If such a probe proceeds, the Trump administration will consider banning judges and prosecutors from entering the US, put sanctions on any funds they have in the US financial system and prosecute them in US courts.
“We will not cooperate with the ICC. We will provide no assistance to the ICC. We will not join the ICC. We will let the ICC die on its own. After all, for all intents and purposes, the ICC is already dead to us,” the draft text said.
The action against the PLO, which serves as the main entity representing the Palestinian people, is the latest in a series of measures by the Trump administration against the Palestinian leadership.
Over the past year, Jared Kushner, Trump’s son-in-law and senior adviser, has repeatedly questioned Mahmoud Abbas’ commitment to peace and Trump’s so-called “ultimate deal”.
The Palestinian leadership, which sees East Jerusalem as the capital of their future state, suspended contacts with the US, after Washington recognised Jerusalem as the capital of Israel late last year.
The Palestinians insist the status of the city is an issue to be negotiated between them and the Israelis.
The US gives Israel annual military aid of $3.1bn. Next year, that figure will increase to $3.8bn under a 10-year deal agreed by Barack Obama shortly before he stepped down as president.
While the details of Trump’s so-called “deal of the century” have not officially been released, leaks have suggested that the Palestinians would initially control the Gaza Strip and less than half of the occupied West Bank, while a Palestinian capital would be created from villages surrounding Jerusalem.
The Israelis would retain security control over the Jordan valley and have total control over Palestinian travel between the West Bank and Gaza, while a corridor will be created between Palestinian territory and Jerusalem’s holy sites.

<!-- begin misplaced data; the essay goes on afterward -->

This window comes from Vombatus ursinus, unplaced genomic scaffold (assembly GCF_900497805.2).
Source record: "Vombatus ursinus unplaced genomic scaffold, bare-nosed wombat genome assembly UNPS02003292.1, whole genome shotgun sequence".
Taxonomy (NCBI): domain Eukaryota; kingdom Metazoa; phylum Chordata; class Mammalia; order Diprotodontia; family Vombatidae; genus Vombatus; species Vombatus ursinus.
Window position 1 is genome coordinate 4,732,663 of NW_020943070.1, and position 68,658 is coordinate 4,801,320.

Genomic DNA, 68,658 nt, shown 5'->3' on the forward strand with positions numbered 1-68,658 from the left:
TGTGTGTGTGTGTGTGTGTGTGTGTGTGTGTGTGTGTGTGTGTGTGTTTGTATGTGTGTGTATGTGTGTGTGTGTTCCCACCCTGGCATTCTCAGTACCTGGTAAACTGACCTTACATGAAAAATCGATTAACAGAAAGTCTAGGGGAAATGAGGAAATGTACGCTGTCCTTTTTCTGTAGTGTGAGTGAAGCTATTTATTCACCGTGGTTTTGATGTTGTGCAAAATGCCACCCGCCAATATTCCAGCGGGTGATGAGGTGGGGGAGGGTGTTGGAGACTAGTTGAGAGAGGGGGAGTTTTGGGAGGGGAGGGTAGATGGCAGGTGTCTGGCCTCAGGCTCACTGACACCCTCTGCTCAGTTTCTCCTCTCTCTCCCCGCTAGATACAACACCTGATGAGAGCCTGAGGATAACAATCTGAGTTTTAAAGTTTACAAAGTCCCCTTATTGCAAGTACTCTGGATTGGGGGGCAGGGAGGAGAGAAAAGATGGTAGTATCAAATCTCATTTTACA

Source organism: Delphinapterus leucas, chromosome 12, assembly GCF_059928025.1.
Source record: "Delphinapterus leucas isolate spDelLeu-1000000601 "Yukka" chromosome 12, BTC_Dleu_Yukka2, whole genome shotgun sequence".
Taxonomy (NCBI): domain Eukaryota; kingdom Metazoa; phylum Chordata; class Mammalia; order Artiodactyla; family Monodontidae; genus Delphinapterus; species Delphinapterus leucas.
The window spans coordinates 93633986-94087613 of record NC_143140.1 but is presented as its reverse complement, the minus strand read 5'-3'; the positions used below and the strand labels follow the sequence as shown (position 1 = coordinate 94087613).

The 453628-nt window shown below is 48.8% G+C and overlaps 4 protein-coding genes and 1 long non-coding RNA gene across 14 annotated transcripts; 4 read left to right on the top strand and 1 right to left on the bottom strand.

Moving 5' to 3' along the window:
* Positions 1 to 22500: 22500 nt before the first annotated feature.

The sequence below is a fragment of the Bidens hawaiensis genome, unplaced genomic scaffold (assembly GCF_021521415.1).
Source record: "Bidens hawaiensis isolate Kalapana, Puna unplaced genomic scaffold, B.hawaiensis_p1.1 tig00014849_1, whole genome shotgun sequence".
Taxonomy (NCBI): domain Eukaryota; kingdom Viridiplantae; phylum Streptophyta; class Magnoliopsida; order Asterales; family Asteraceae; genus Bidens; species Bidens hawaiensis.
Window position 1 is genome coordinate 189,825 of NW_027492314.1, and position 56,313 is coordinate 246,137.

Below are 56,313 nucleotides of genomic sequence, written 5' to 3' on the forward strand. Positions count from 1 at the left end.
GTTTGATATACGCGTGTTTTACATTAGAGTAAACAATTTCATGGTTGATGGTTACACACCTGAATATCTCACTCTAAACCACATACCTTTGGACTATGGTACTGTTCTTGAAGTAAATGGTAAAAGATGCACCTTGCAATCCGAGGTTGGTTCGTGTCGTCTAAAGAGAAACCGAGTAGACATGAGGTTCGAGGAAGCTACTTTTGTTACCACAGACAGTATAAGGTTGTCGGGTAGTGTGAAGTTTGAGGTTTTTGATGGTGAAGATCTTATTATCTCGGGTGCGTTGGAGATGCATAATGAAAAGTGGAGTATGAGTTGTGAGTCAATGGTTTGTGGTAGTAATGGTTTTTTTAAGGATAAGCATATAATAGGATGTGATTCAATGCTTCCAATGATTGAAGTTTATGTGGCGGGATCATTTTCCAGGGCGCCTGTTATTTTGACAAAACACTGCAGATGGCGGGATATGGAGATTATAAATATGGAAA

It appears meanwhile that Palestinians would have to surrender the principle of the right of return of Palestinian refugees expelled during the creation of Israel, while the future of illegal Israeli settlements and the final border between Palestine and Israel would be decided at a later date.
Cut in funding
Monday’s announcement comes just weeks after the US said it would cut more than $200m in economic aid for the Palestinians.
The US had planned to give the Palestinians $251m for good governance, healthcare, education and funding for civil society in the current 2018 budget year that ends on September 30.
On Sunday, Haaretz reported that the US has also decided to cut more than $20m in foreign aid meant to support hospitals in East Jerusalem.
According to Haaretz, the hospitals treat Palestinian patients who require cancer and eye treatments.
The decision to cut funding comes amid a severe humanitarian crisis in the Gaza Strip, where more than 160 Palestinians protesting for their right to return to the areas from which they were forcibly expelled from in 1948 have been killed by Israeli gunfire since March 30 during weeks-long demonstrations near the fence with Israel.
SOURCE: Al Jazeera News